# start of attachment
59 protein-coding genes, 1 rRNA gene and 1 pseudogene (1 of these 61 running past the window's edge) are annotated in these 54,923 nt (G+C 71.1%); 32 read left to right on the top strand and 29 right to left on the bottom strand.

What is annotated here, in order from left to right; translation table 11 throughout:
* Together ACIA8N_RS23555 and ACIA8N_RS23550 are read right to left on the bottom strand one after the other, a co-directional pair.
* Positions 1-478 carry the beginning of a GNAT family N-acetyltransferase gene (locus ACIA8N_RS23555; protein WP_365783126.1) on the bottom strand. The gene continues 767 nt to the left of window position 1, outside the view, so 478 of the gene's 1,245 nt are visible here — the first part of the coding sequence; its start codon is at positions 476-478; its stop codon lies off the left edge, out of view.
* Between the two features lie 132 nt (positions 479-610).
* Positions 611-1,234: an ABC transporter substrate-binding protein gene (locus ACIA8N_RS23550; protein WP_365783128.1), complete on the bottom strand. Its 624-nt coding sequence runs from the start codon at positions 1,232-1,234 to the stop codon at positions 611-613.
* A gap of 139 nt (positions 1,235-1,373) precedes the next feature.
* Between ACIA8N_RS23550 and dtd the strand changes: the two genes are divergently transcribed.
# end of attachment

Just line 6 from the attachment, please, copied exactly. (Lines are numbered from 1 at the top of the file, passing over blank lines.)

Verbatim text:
* Positions 611-1,234: an ABC transporter substrate-binding protein gene (locus ACIA8N_RS23550; protein WP_365783128.1), complete on the bottom strand. Its 624-nt coding sequence runs from the start codon at positions 1,232-1,234 to the stop codon at positions 611-613.